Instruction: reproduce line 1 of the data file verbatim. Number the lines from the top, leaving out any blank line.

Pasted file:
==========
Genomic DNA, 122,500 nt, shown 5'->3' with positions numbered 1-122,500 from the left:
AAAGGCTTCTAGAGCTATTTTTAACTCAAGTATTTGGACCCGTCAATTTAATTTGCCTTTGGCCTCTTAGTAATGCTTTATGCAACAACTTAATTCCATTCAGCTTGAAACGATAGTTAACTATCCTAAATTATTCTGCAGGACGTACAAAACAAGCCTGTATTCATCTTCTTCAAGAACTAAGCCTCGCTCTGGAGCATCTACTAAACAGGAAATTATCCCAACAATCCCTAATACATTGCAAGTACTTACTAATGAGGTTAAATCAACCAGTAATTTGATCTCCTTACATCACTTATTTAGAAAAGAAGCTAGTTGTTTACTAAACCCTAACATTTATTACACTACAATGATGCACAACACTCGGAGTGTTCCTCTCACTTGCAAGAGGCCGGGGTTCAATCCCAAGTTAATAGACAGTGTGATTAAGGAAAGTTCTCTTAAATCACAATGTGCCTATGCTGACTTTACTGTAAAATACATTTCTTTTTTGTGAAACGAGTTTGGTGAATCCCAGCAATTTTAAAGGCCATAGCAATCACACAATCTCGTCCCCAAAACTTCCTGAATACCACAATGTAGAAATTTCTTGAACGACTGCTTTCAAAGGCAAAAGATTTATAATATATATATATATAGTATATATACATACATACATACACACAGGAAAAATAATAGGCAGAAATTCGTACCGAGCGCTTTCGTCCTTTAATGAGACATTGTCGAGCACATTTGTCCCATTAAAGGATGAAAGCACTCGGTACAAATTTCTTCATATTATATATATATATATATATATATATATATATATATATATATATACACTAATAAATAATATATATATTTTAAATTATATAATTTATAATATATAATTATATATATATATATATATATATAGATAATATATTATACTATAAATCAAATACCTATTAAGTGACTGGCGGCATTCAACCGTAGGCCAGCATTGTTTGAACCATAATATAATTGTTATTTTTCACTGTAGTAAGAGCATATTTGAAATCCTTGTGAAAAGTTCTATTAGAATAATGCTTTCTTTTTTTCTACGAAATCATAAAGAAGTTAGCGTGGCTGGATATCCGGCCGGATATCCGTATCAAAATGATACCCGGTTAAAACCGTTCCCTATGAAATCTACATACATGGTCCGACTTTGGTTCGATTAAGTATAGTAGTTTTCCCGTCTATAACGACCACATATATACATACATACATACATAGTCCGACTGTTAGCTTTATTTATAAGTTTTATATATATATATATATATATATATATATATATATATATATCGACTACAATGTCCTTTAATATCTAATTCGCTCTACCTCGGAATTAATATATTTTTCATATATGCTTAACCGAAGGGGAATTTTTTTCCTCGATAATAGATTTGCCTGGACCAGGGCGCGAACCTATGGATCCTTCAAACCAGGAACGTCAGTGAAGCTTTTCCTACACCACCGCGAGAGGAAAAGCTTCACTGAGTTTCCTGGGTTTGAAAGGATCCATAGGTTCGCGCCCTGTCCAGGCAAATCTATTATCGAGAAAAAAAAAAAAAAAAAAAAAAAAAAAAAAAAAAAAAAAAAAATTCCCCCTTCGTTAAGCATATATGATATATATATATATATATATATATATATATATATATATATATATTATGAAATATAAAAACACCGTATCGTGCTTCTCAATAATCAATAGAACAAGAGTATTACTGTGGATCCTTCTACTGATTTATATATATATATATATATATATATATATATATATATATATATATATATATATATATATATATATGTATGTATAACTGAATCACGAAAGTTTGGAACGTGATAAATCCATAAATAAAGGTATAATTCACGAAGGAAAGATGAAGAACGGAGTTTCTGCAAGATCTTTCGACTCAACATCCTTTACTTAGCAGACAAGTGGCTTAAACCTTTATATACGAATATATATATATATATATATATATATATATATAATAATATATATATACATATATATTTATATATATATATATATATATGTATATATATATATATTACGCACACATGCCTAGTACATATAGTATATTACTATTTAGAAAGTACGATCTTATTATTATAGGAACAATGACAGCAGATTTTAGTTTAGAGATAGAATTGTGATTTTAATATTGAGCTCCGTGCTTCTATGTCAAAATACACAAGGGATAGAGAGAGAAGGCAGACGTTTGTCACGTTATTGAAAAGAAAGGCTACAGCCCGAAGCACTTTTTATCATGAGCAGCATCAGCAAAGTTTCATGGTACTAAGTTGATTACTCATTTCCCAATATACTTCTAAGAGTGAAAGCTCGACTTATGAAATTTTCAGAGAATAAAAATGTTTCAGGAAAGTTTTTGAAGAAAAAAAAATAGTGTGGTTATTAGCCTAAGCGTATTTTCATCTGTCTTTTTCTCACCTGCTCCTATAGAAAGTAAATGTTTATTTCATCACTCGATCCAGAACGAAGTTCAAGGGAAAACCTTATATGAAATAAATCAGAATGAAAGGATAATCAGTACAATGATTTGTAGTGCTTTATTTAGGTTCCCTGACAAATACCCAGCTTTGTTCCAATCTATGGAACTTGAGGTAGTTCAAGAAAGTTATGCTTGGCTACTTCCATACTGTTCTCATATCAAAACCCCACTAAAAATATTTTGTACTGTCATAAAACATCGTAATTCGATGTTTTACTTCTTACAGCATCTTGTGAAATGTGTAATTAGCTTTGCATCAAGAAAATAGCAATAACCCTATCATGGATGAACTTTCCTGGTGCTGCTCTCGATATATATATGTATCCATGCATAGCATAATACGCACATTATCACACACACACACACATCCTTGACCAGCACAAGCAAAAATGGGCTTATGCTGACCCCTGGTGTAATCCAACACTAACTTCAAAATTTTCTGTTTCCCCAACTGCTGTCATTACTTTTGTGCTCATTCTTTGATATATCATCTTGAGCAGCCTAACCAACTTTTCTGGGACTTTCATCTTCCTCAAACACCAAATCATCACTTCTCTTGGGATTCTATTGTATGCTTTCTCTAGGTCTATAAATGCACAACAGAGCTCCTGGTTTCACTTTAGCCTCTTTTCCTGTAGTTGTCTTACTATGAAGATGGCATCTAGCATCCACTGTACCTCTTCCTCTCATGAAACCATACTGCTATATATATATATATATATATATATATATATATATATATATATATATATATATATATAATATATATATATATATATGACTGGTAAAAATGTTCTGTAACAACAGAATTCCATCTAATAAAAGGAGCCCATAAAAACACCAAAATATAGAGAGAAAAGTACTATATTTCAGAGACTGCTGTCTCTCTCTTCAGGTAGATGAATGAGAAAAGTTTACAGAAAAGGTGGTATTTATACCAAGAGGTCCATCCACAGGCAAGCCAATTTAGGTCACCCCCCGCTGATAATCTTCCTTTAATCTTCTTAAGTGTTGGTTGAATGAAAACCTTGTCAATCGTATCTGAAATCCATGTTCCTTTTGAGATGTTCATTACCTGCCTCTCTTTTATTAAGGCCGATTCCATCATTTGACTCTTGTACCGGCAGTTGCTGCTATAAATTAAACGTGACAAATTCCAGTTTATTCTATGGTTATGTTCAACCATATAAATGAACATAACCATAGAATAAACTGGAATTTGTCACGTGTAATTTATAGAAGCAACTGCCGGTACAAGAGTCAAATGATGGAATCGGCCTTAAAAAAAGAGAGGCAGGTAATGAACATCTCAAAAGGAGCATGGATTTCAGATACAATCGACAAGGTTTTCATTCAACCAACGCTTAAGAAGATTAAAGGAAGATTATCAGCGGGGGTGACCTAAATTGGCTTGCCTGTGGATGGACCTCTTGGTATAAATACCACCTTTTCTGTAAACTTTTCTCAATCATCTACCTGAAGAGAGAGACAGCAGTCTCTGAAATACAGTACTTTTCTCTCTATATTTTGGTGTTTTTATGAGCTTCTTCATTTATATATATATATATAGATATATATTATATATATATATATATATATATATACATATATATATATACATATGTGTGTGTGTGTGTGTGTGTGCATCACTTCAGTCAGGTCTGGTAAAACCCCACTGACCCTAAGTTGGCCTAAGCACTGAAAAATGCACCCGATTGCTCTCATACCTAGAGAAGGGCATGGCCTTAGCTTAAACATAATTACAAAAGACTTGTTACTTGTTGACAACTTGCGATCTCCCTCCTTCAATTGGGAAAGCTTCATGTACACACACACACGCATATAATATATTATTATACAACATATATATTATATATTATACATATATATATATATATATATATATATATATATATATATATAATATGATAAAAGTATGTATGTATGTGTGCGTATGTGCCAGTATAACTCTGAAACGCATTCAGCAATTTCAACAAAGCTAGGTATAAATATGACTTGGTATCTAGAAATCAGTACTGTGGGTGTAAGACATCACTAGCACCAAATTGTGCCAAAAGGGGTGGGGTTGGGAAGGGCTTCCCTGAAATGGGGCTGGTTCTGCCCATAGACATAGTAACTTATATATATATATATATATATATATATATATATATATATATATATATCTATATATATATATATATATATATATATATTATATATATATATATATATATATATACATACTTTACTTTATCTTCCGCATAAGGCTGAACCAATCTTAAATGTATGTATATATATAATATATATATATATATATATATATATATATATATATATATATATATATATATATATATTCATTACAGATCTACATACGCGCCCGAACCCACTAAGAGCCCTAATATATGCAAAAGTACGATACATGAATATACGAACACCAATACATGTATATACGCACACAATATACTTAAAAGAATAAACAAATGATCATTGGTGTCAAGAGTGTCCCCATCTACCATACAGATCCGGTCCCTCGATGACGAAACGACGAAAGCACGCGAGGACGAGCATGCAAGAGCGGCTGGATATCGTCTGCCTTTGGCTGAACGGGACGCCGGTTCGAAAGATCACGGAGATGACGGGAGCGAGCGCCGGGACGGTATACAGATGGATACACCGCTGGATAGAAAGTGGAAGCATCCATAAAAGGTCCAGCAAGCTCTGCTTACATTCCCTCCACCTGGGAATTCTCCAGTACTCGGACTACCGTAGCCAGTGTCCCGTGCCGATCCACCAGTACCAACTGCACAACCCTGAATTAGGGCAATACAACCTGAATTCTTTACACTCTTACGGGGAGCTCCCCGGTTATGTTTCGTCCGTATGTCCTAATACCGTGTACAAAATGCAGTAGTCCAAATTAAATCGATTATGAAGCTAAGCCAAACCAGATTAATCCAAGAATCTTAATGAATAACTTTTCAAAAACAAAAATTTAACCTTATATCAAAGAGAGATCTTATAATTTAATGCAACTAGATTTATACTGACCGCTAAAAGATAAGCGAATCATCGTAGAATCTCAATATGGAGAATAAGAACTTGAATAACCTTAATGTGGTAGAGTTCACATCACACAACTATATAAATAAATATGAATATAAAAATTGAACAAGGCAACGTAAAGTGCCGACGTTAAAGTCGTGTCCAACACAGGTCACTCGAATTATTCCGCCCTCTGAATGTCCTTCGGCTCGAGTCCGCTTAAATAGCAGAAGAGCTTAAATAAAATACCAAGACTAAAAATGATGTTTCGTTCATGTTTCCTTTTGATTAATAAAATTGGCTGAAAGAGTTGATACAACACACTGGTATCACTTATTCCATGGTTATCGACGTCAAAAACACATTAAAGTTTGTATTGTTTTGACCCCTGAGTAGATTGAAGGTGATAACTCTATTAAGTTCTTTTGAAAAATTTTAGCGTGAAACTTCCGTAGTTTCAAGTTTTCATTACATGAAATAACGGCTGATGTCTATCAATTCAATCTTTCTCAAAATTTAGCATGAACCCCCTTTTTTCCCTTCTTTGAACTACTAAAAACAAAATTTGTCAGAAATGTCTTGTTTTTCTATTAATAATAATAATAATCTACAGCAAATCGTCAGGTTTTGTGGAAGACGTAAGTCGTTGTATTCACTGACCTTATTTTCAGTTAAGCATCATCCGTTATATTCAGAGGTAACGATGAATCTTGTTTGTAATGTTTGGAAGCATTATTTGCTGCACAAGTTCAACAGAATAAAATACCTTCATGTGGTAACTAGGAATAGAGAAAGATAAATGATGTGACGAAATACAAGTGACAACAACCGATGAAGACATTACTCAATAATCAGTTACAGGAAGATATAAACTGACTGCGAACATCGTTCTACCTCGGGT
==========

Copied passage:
Genomic DNA, 122,500 nt, shown 5'->3' with positions numbered 1-122,500 from the left: